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Economic Largess From Atlantic Offshore Drilling Disputed in Enviro-Backed Report

The Obama administration's proposal to allow limited offshore natural gas and oil drilling in the Mid- and South Atlantic area, now under fire by some coastal communities and legislators, is facing more scrutiny after a study challenged industry claims that drilling would be a boon to the region.

A draft strategy for offshore leasing issued early this year by the Department of Interior's Bureau of Ocean Energy Management (BOEM) would, for the first time, open a portion of the Mid- and South Atlantic Outer Continental Shelf (OCS) from Virginia to Georgia (see Daily GPIJan. 27). The draft leasing plan for 2017-2022 is part of a multi-year process to develop a final federal offshore leasing program (see Daily GPI, June 13, 2014).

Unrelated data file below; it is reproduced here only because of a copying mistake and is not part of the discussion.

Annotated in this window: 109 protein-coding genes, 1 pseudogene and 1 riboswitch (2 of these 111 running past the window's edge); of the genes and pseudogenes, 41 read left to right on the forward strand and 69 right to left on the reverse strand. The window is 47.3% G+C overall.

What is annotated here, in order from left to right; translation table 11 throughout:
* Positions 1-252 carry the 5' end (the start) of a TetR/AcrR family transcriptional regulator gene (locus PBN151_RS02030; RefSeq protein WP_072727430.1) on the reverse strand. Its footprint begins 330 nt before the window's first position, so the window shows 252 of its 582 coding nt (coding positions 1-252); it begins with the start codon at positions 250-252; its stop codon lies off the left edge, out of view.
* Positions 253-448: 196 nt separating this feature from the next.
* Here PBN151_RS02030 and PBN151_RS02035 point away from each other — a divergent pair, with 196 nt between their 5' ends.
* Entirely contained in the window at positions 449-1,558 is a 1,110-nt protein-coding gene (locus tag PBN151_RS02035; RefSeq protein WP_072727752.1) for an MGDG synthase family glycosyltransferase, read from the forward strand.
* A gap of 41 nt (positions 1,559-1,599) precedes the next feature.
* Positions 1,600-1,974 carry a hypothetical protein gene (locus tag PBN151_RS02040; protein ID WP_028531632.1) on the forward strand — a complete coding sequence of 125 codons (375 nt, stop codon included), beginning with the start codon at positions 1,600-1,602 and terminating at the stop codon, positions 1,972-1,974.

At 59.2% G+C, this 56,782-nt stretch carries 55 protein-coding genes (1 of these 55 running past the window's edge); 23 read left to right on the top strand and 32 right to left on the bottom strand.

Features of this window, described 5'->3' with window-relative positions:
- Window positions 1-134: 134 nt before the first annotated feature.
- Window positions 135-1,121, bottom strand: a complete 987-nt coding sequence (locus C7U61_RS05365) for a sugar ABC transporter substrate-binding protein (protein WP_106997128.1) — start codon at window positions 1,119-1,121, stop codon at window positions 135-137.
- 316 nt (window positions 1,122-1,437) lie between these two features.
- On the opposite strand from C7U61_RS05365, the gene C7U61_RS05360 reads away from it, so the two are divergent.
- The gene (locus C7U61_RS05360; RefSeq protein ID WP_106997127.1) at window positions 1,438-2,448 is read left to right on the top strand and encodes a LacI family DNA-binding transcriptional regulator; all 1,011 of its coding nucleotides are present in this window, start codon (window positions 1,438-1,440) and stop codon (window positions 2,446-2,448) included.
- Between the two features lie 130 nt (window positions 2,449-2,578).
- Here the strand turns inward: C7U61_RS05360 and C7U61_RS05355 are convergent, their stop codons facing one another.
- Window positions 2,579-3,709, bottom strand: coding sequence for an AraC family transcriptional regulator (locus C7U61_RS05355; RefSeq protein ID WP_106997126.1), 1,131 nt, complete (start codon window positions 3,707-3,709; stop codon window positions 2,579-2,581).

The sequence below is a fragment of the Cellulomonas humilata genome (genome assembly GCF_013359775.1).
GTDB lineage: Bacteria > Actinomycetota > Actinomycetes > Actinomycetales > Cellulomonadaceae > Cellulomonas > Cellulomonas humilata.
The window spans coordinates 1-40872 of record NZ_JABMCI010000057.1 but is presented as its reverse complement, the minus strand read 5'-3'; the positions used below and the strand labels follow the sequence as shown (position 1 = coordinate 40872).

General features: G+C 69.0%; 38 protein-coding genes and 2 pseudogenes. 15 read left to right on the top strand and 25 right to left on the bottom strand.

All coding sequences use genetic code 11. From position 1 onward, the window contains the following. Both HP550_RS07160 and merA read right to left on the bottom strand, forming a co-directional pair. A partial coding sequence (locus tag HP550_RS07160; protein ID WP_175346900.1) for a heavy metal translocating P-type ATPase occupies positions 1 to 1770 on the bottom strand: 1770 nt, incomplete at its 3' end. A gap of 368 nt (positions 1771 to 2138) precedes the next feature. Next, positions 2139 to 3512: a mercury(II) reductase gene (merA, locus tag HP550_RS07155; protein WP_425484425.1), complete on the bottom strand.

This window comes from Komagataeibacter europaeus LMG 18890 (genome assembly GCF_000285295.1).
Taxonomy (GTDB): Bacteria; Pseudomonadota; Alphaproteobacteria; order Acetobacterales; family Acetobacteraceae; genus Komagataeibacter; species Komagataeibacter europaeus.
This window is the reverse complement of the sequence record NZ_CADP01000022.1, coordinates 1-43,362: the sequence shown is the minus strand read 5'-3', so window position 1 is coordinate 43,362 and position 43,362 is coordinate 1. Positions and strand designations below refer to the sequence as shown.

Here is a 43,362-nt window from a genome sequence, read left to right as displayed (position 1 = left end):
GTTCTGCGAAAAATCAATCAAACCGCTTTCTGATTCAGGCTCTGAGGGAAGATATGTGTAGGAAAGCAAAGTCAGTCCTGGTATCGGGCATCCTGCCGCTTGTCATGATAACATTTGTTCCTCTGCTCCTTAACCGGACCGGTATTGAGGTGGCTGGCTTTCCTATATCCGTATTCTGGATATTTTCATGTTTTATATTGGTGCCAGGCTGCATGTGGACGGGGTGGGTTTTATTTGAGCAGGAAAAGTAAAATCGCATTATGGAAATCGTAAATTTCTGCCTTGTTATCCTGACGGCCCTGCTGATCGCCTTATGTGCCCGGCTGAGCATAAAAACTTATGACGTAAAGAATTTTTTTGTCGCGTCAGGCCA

Atlantic drilling long has been a contested issue, with critics and supporters offering compelling research to make their points. An industry-backed study prepared by Quest Offshore Resources Inc. found that leasing in the Eastern Gulf of Mexico, and the Atlantic and Pacific coasts could raise $20 billion-plus in revenue and create almost 840,000 jobs by 2035 if leasing were to begin in 2018 (see Daily GPINov. 19, 2014). The Quest study was commissioned by the National Ocean Industries Association (NOIA) and the American Petroleum Institute.